Long-Term Water Storage: How to Store Water for the Long-Term

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A big storm and earthquake hits your town. It’s a certifiable quakenado.

Your house is spared structural damage, but the power and water are out. According to news reports, the grid is down in your area and several water mains are broken. Conservative estimates are that it will take crews at least a week to get water service back on.




Would you have enough water in your home for you and your family to last until the water came back? Or if you live in the southwest, would you have enough in a situation where your city just plain runs out of water?

How Much Water Do I Need?

Vintage drinking water barrel.

Water…because ducking and covering works up a mighty thirst.

The general rule of thumb is that you’ll need one gallon of water per person per day. Half a gallon is used for drinking and the other half is used for hygiene. That number will go up depending on a whole host of factors. If you live in a hot climate or have pregnant or nursing women in your group, you’ll want to store more water.

Alright, so a gallon a day per person is the general rule.

So the question becomes, how many days without water should you prep for?

Well that depends on how prepared you want to be for varying degrees of disaster.

FEMA recommends that everyone have enough water to last three days should your regular water source be disrupted. Three days of water should be enough to get you through the periods of water shut-off or contamination that can happen during natural disasters like earthquakes, tornadoes, and ice storms.

Three days is a good starting point, but even during run-of-the-mill disasters, water access can be down for much longer than that.

After spending hours reading prepper blogs and forums, it seems the general consensus is that you should have at least two weeks worth of water on hand. So for a single person, that’s 14 gallons of water. For a family of four, that would mean you’d need 56 gallons of water.

Whether you decide to go above and beyond the two-week minimum is up to you. For lots of people, finding space in their home or apartment to store enough water for two weeks is a stretch, so trying to find room for a month might not be in the cards (though with a bit of creativity, you’d be surprised how you can arrange things in your house to make room for large amounts of water and food storage). Even if space isn’t an issue, the upfront costs for long-term water storage can be prohibitively expensive.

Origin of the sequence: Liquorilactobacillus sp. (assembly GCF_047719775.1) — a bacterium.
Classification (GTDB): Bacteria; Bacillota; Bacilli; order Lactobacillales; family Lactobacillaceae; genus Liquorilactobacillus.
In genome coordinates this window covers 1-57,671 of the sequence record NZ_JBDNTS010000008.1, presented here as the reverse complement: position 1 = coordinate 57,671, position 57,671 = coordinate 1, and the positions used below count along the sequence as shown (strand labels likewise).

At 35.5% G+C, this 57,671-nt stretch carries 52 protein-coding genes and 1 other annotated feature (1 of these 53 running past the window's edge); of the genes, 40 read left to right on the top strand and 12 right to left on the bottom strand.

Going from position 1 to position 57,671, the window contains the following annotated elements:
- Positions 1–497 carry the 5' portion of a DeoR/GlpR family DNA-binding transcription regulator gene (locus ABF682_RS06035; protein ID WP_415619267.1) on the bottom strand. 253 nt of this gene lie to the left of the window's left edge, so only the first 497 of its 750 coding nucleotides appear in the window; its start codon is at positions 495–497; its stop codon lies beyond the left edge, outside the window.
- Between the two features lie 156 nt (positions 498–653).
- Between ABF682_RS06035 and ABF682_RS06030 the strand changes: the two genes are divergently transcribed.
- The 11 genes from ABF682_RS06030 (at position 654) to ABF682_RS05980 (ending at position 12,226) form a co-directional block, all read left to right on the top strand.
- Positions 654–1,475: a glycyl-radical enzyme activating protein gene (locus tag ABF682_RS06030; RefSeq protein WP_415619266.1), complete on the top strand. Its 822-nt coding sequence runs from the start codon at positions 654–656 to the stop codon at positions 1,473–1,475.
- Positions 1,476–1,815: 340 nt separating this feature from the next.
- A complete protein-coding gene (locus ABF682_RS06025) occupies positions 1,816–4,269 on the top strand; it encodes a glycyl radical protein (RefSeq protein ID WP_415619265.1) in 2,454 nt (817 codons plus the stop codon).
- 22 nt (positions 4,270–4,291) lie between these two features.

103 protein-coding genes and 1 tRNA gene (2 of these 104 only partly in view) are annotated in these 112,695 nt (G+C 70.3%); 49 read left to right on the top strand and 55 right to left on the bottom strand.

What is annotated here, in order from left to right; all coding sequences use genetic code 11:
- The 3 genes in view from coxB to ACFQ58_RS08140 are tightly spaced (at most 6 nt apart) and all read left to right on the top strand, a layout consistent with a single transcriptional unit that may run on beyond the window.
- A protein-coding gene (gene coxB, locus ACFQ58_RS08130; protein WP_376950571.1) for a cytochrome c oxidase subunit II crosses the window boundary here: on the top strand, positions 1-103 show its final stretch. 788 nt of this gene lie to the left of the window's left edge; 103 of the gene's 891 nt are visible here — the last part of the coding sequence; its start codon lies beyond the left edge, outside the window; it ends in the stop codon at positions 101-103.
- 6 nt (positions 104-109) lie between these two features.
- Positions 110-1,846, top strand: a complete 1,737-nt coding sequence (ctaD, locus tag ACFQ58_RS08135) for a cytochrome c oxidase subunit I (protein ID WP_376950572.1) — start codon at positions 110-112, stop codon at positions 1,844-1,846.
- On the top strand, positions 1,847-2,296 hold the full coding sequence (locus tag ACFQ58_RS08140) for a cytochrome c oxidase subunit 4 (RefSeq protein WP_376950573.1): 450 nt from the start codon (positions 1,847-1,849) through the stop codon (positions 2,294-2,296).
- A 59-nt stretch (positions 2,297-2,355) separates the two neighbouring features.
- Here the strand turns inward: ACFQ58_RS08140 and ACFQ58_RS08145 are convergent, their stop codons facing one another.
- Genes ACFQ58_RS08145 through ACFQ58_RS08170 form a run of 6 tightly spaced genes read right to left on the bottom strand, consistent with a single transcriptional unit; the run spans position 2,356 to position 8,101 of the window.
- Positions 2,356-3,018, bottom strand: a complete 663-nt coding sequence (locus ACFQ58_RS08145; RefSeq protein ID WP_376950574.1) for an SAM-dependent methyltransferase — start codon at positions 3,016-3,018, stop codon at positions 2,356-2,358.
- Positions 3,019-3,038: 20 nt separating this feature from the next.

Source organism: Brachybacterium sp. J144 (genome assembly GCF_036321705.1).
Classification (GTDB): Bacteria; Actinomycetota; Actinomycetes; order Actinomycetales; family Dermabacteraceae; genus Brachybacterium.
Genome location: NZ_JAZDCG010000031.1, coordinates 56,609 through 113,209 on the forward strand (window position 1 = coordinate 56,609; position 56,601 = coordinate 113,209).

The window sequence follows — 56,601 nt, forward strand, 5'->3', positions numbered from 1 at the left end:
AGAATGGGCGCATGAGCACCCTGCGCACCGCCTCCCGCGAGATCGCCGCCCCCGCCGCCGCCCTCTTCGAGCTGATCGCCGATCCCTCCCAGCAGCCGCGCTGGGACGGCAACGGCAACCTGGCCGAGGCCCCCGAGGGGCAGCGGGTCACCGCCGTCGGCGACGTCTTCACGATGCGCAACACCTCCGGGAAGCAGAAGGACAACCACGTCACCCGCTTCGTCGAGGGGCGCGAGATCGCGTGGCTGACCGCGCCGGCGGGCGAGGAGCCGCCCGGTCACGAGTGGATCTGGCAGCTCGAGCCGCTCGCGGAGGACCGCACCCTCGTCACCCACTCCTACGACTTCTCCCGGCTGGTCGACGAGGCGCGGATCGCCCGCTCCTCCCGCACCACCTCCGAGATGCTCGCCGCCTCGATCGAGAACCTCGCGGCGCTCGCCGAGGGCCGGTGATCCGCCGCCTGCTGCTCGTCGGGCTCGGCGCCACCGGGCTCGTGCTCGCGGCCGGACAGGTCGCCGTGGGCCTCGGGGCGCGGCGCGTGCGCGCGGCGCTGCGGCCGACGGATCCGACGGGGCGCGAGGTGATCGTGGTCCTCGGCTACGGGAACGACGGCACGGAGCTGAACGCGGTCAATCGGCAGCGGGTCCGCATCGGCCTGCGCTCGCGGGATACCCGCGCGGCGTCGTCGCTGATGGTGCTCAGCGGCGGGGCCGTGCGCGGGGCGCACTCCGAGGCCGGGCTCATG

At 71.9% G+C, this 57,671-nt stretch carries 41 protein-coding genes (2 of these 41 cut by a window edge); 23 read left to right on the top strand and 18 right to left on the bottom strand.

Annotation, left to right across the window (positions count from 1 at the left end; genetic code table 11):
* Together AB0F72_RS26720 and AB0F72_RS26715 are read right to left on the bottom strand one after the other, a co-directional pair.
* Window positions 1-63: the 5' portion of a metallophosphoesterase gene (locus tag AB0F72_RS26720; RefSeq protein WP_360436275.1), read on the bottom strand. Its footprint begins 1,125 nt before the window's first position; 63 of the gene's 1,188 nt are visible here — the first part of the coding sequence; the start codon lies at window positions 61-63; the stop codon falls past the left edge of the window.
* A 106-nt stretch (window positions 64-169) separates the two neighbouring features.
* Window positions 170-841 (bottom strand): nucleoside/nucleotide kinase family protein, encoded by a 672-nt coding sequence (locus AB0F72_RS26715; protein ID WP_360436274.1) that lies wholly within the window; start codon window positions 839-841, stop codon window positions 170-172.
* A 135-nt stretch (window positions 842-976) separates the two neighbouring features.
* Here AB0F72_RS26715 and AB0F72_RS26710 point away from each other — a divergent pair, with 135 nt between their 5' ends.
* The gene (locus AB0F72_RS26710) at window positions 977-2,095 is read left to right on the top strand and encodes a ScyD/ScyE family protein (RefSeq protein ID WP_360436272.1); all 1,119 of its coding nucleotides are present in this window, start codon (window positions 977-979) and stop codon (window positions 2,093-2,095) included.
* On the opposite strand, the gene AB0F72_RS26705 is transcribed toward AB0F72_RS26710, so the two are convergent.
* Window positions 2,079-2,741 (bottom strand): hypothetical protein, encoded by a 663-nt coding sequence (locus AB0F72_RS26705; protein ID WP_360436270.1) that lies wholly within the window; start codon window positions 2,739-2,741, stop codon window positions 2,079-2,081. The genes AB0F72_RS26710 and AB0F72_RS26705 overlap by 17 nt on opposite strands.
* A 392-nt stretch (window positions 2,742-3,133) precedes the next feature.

My recommendation would be to start off with the two-week supply and slowly build up to larger amounts as space and money become available. Right now I have about a month’s worth of water for my family. The funny/scary thing about prepping is that it can become a weird obsession. Once I filled my two 55-gallon barrels with water, I immediately wanted more. Now I’m shooting for a year supply. Have I turned into a crazy SHTF (Sh*t Hits The Fan) prepper? Just a touch. I better get busy burying 42 school buses underground….

Long-Term Water Storage Solutions

So you’ve decided to start building your emergency water supply. You’ll need a safe container in which to store it. The general guideline is to use food-grade plastic bottles. You can also use glass bottles so long as they haven’t stored non-food items. Stainless steel is another option, but you won’t be able to treat your stored water with chlorine, as it corrodes steel. Finally, no matter what you store your water in, make sure you can seal it. You don’t want any bacteria or other contamination mucking up your drinking water. Below, we highlight several water storage options.




Two-Week Water Storage Options

Storing bottled water for an emergency supply

Store-Bought Bottled Water. The easiest (but slightly more expensive) way to reach your water storage quota is to simply buy pre-packaged bottled water. It’s clean, well-sealed, and comes in food-grade plastic bottles. Moreover, bottled water is highly portable, which comes in handy if you need to bug out. This is a great option if you have limited space in your home or apartment. Just buy a bunch of packages and store them under beds. For example, one 35-count package of Poland Spring waterprovides about 4.6 gallons. That’s enough water to last one person four days. If you want two weeks of water, you just need four packages.